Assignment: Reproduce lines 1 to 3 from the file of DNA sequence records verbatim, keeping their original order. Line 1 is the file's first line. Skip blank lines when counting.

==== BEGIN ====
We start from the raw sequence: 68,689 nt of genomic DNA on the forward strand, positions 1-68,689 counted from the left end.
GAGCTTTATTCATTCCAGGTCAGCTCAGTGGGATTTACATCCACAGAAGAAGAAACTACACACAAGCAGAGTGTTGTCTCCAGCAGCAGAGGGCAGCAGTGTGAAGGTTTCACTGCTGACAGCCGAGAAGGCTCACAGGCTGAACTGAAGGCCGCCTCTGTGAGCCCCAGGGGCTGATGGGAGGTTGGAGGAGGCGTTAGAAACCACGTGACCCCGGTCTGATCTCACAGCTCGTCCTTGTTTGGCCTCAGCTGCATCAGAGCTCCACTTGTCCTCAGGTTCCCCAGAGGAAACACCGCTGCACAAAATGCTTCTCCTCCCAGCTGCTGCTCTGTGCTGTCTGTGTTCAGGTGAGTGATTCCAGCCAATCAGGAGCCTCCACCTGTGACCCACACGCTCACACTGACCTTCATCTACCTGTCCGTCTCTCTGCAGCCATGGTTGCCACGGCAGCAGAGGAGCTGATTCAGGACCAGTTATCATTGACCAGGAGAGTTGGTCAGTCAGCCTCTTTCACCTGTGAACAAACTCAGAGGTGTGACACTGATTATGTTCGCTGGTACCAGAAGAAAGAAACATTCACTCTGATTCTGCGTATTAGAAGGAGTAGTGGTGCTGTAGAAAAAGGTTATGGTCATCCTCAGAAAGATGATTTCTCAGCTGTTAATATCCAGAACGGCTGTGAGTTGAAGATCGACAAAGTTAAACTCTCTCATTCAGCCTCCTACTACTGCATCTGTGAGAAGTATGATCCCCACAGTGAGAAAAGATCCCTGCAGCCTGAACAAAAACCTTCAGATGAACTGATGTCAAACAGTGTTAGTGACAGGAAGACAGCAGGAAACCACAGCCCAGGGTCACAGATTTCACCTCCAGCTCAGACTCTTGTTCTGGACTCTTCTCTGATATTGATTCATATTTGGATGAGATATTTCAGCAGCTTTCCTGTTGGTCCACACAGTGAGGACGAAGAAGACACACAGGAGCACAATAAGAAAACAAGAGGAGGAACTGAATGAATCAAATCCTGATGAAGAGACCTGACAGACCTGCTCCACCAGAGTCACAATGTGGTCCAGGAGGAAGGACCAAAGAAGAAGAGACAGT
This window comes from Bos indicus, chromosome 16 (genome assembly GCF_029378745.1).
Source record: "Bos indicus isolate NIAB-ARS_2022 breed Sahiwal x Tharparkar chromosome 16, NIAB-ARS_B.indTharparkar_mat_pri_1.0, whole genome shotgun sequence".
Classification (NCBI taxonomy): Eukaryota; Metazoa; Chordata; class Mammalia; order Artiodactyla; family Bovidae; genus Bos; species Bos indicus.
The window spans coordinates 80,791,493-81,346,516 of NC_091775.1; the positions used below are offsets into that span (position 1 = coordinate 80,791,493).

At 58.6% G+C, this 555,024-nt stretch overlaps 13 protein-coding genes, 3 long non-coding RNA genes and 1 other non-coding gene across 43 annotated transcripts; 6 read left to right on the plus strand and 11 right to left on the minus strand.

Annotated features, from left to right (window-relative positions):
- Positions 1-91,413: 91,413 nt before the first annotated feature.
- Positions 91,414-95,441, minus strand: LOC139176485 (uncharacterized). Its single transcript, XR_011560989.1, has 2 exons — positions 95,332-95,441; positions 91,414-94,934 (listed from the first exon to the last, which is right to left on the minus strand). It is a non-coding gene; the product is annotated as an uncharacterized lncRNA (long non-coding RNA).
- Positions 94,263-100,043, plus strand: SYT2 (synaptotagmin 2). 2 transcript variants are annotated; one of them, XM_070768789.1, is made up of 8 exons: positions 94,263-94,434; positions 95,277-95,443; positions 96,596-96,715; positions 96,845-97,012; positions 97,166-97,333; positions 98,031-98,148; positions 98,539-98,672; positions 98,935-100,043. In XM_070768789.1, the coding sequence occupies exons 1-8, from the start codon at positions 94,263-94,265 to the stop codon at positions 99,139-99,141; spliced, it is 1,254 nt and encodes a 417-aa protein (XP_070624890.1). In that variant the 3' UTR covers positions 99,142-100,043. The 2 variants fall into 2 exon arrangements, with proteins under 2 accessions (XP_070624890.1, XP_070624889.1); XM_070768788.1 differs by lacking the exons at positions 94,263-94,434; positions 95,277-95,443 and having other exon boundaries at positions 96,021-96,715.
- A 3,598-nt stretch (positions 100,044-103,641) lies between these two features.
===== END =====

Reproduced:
We start from the raw sequence: 68,689 nt of genomic DNA on the forward strand, positions 1-68,689 counted from the left end.
GAGCTTTATTCATTCCAGGTCAGCTCAGTGGGATTTACATCCACAGAAGAAGAAACTACACACAAGCAGAGTGTTGTCTCCAGCAGCAGAGGGCAGCAGTGTGAAGGTTTCACTGCTGACAGCCGAGAAGGCTCACAGGCTGAACTGAAGGCCGCCTCTGTGAGCCCCAGGGGCTGATGGGAGGTTGGAGGAGGCGTTAGAAACCACGTGACCCCGGTCTGATCTCACAGCTCGTCCTTGTTTGGCCTCAGCTGCATCAGAGCTCCACTTGTCCTCAGGTTCCCCAGAGGAAACACCGCTGCACAAAATGCTTCTCCTCCCAGCTGCTGCTCTGTGCTGTCTGTGTTCAGGTGAGTGATTCCAGCCAATCAGGAGCCTCCACCTGTGACCCACACGCTCACACTGACCTTCATCTACCTGTCCGTCTCTCTGCAGCCATGGTTGCCACGGCAGCAGAGGAGCTGATTCAGGACCAGTTATCATTGACCAGGAGAGTTGGTCAGTCAGCCTCTTTCACCTGTGAACAAACTCAGAGGTGTGACACTGATTATGTTCGCTGGTACCAGAAGAAAGAAACATTCACTCTGATTCTGCGTATTAGAAGGAGTAGTGGTGCTGTAGAAAAAGGTTATGGTCATCCTCAGAAAGATGATTTCTCAGCTGTTAATATCCAGAACGGCTGTGAGTTGAAGATCGACAAAGTTAAACTCTCTCATTCAGCCTCCTACTACTGCATCTGTGAGAAGTATGATCCCCACAGTGAGAAAAGATCCCTGCAGCCTGAACAAAAACCTTCAGATGAACTGATGTCAAACAGTGTTAGTGACAGGAAGACAGCAGGAAACCACAGCCCAGGGTCACAGATTTCACCTCCAGCTCAGACTCTTGTTCTGGACTCTTCTCTGATATTGATTCATATTTGGATGAGATATTTCAGCAGCTTTCCTGTTGGTCCACACAGTGAGGACGAAGAAGACACACAGGAGCACAATAAGAAAACAAGAGGAGGAACTGAATGAATCAAATCCTGATGAAGAGACCTGACAGACCTGCTCCACCAGAGTCACAATGTGGTCCAGGAGGAAGGACCAAAGAAGAAGAGACAGT
This window comes from Bos indicus, chromosome 16 (genome assembly GCF_029378745.1).